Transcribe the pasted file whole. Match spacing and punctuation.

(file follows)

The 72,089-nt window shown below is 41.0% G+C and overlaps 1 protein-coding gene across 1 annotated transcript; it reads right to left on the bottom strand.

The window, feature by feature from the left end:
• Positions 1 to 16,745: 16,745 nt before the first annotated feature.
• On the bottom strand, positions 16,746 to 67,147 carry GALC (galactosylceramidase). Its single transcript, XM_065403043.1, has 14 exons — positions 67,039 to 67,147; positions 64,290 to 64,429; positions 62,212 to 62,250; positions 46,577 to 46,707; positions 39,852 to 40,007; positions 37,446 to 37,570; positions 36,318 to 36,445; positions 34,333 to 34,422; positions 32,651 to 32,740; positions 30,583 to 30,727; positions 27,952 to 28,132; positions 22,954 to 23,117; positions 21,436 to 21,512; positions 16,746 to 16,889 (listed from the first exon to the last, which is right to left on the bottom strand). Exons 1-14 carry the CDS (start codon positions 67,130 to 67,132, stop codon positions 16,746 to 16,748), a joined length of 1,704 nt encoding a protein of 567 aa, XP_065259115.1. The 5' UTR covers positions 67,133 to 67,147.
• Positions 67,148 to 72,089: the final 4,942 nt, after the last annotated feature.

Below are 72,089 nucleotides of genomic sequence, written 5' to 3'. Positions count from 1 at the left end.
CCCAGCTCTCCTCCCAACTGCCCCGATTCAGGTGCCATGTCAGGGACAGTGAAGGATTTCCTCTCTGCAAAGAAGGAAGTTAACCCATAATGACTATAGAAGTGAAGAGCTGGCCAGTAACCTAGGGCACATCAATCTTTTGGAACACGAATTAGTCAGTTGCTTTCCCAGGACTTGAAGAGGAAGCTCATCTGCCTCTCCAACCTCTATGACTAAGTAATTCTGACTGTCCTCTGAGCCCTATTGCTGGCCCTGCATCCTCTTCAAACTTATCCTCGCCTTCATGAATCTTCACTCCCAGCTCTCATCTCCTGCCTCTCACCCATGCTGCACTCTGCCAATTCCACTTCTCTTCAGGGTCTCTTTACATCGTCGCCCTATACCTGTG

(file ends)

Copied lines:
The 72,089-nt window shown below is 41.0% G+C and overlaps 1 protein-coding gene across 1 annotated transcript; it reads right to left on the bottom strand.

The window, feature by feature from the left end:
• Positions 1 to 16,745: 16,745 nt before the first annotated feature.
• On the bottom strand, positions 16,746 to 67,147 carry GALC (galactosylceramidase). Its single transcript, XM_065403043.1, has 14 exons — positions 67,039 to 67,147; positions 64,290 to 64,429; positions 62,212 to 62,250; positions 46,577 to 46,707; positions 39,852 to 40,007; positions 37,446 to 37,570; positions 36,318 to 36,445; positions 34,333 to 34,422; positions 32,651 to 32,740; positions 30,583 to 30,727; positions 27,952 to 28,132; positions 22,954 to 23,117; positions 21,436 to 21,512; positions 16,746 to 16,889 (listed from the first exon to the last, which is right to left on the bottom strand). Exons 1-14 carry the CDS (start codon positions 67,130 to 67,132, stop codon positions 16,746 to 16,748), a joined length of 1,704 nt encoding a protein of 567 aa, XP_065259115.1. The 5' UTR covers positions 67,133 to 67,147.
• Positions 67,148 to 72,089: the final 4,942 nt, after the last annotated feature.

Below are 72,089 nucleotides of genomic sequence, written 5' to 3'. Positions count from 1 at the left end.
CCCAGCTCTCCTCCCAACTGCCCCGATTCAGGTGCCATGTCAGGGACAGTGAAGGATTTCCTCTCTGCAAAGAAGGAAGTTAACCCATAATGACTATAGAAGTGAAGAGCTGGCCAGTAACCTAGGGCACATCAATCTTTTGGAACACGAATTAGTCAGTTGCTTTCCCAGGACTTGAAGAGGAAGCTCATCTGCCTCTCCAACCTCTATGACTAAGTAATTCTGACTGTCCTCTGAGCCCTATTGCTGGCCCTGCATCCTCTTCAAACTTATCCTCGCCTTCATGAATCTTCACTCCCAGCTCTCATCTCCTGCCTCTCACCCATGCTGCACTCTGCCAATTCCACTTCTCTTCAGGGTCTCTTTACATCGTCGCCCTATACCTGTG